1 Thus the earliest quarto. The first folio reads "close dilations ;” which Johnson says was intended for "cold delations,” i. e. occult and secret accusations, working involuntarily from the heart. The second folio reads "cold dilations ;" which Warburton explains "cold keeping back a secret," which men of phlegmatic constitutions, whose arts are not swayed or governed by their passions, we find can do; while more sanguine tempers reveal themselves at once, and without reserve." Upton says dilations comes from the Latin dilationes, delayings, pauses.

2 I believe the meaning is, "would they might no longer seem or bear the shape of men."-Johnson.

3 "I am not bound to do that which even slaves are not bound to do.”

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As where's that palace, whereinto foul things
Sometimes intrude not? Who has a breast so pure,
But some uncleanly apprehensions

Keep leets, and law-days, and in session sit
With meditations lawful?

Oth. Thou dost conspire against thy friend, Iago,
If thou but think'st him wronged, and mak'st his ear
A stranger to thy thoughts.

Iago.

I do beseech you,——

Though I, perchance, am vicious in my guess,
As, I confess, it is my nature's plague

To spy into abuses; and, oft, my jealousy
Shapes faults that are not,-I entreat you, then,
From one that so imperfectly conjects,1

You'd take no notice; nor build yourself a trouble
Out of his scattering and unsure observance.
It were not for your quiet, nor your good,
Nor for my manhood, honesty, or wisdom,
To let you know my thoughts.

What dost thou mean?

Oth. Iago. Good name, in man and woman, dear my lord, Is the immediate jewel of their souls.

Who steals my purse, steals trash; 'tis something,

nothing.

'Twas mine, 'tis his, and has been slave to thousands; But he that filches from me my good name,

Robs me of that which not enriches him,

And makes me poor indeed.

Oth. By Heaven, I'll know thy thought.

Iago. You cannot, if my heart were in your hand; Nor shall not, whilst 'tis in my custody.

Oth. Ha!

Iago.

O, beware, my lord, of jealousy;

It is the green-eyed monster, which doth make 2

1 i. e. conjectures. Thus the quarto 1622. The folio reads:

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2 The old copy reads mock. The emendation is Hanmer's. The slight alteration of the text renders it more clear and poetical.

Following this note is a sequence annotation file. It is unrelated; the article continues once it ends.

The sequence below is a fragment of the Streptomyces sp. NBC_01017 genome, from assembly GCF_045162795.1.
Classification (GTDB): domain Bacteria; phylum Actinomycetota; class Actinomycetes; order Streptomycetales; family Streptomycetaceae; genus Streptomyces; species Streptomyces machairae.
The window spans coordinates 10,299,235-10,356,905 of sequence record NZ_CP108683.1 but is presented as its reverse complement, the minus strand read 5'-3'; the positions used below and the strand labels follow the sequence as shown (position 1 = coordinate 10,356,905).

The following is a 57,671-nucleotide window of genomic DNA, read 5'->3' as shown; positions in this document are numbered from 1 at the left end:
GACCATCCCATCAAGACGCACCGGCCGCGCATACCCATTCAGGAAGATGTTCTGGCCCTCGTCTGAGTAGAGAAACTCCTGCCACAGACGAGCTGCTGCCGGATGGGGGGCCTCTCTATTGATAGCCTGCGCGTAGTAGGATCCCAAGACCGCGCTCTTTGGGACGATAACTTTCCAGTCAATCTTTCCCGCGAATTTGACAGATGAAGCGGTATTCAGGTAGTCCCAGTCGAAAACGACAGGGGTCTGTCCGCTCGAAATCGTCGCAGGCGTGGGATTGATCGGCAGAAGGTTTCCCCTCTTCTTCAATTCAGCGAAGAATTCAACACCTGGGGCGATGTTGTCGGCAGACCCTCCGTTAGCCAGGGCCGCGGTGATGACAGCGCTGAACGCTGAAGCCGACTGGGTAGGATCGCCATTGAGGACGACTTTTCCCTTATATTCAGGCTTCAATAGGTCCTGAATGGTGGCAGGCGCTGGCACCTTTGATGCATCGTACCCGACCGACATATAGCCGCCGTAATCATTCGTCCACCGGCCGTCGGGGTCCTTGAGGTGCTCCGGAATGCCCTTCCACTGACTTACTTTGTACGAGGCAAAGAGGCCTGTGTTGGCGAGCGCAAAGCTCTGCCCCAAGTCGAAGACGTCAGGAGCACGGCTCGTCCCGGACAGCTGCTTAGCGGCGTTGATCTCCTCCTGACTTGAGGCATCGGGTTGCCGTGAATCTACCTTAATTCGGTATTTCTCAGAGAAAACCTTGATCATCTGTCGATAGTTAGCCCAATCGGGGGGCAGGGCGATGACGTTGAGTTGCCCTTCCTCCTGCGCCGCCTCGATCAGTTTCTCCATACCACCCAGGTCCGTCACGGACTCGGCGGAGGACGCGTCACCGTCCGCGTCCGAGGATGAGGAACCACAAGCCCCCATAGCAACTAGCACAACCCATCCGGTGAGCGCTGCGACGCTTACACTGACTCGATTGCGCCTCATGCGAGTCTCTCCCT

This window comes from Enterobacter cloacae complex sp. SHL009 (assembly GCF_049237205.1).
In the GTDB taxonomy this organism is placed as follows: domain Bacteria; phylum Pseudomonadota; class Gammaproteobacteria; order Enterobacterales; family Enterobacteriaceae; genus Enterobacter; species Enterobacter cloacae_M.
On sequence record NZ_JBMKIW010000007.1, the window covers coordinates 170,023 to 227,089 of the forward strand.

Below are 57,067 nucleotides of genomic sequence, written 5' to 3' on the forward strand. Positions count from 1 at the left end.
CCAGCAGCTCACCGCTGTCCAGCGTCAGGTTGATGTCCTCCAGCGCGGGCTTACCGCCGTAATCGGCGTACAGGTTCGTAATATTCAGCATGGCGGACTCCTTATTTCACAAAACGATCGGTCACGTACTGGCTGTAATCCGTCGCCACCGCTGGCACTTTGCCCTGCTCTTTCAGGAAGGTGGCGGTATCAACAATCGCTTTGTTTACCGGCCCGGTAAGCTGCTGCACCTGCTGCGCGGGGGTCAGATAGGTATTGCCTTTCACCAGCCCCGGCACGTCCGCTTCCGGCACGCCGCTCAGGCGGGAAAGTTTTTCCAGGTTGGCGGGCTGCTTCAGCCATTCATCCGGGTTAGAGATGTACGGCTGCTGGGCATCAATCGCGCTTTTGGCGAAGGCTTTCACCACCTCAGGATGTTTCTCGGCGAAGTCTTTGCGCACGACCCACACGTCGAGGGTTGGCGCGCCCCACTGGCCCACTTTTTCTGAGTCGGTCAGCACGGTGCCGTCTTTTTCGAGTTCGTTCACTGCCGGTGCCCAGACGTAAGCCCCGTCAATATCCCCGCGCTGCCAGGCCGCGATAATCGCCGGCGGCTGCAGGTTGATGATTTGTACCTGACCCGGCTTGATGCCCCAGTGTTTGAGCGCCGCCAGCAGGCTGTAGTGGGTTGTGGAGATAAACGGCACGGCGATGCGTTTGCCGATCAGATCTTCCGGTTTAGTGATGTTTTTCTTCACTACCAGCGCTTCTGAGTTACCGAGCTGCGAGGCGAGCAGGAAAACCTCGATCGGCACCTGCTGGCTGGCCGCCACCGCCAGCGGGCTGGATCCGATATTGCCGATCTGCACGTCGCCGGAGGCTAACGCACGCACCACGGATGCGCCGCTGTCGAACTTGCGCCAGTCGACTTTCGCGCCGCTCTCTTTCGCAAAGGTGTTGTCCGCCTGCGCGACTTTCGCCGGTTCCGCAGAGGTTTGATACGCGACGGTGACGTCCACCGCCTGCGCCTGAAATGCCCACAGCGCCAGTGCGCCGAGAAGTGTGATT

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The meat it feeds on. That cuckold lives in bliss,
Who, certain of his fate, loves not his wronger;
But, O, what damned minutes tells he o'er,
Who dotes, yet doubts; suspects, yet strongly loves!
Oth. O, misery!

Iago. Poor, and content, is rich, and rich enough: But riches, fineless,' is as poor as winter,

To him that ever fears he shall be poor.

Good Heaven, the souls of all my tribe defend
From jealousy!

Oth.

Why! why is this?

Think'st thou, I'd make a life of jealousy,

To follow still the changes of the moon

With fresh suspicions? No; to be once in doubt,
Is-once to be resolved. Exchange me for a goat
When I shall turn the business of my soul

To such exsufflicate 2 and blown surmises,

3

Matching thy inference. 'Tis not to make me jealous,
To say my wife is fair, feeds well, loves company,
Is free of speech, sings, plays, and dances well;
Where virtue is, these are more virtuous;
Nor from mine own weak merits will I draw
The smallest fear, or doubt of her revolt;
For she had eyes, and chose me. No, lago;
I'll see, before I doubt; when I doubt, prove;
And, on the proof, there is no more but this,-
Away at once with love, or jealousy.

Iago. I am glad of this, for now I shall have reason To show the love and duty that I bear you

With franker spirit; therefore, as I am bound,

1 i. e. endless, unbounded. Warburton observes that this is finely expressed-winter producing no fruits.

2 No instance of this word has elsewhere occurred. "It seems to me (says Mr. Todd), that all the critics have overlooked the meaning of the passage. Exsufficates may be traced to the low Latin exsufflare, to spit down upon, an ancient form of exorcising; and, figuratively, to spit out in abhorrence or contempt. See Du Cange, in v. exsufflare. Exsufflicate may thus signify contemptible; and Othello may be supposed to mean, that he would not change the noble designs, that then employed his thoughts, for contemptible and despicable surmises."-Johnson's Dict. in v. exsuffolate.

3 i. e. such as you have mentioned in describing the torments of Jealousy.

VOL. VII.

58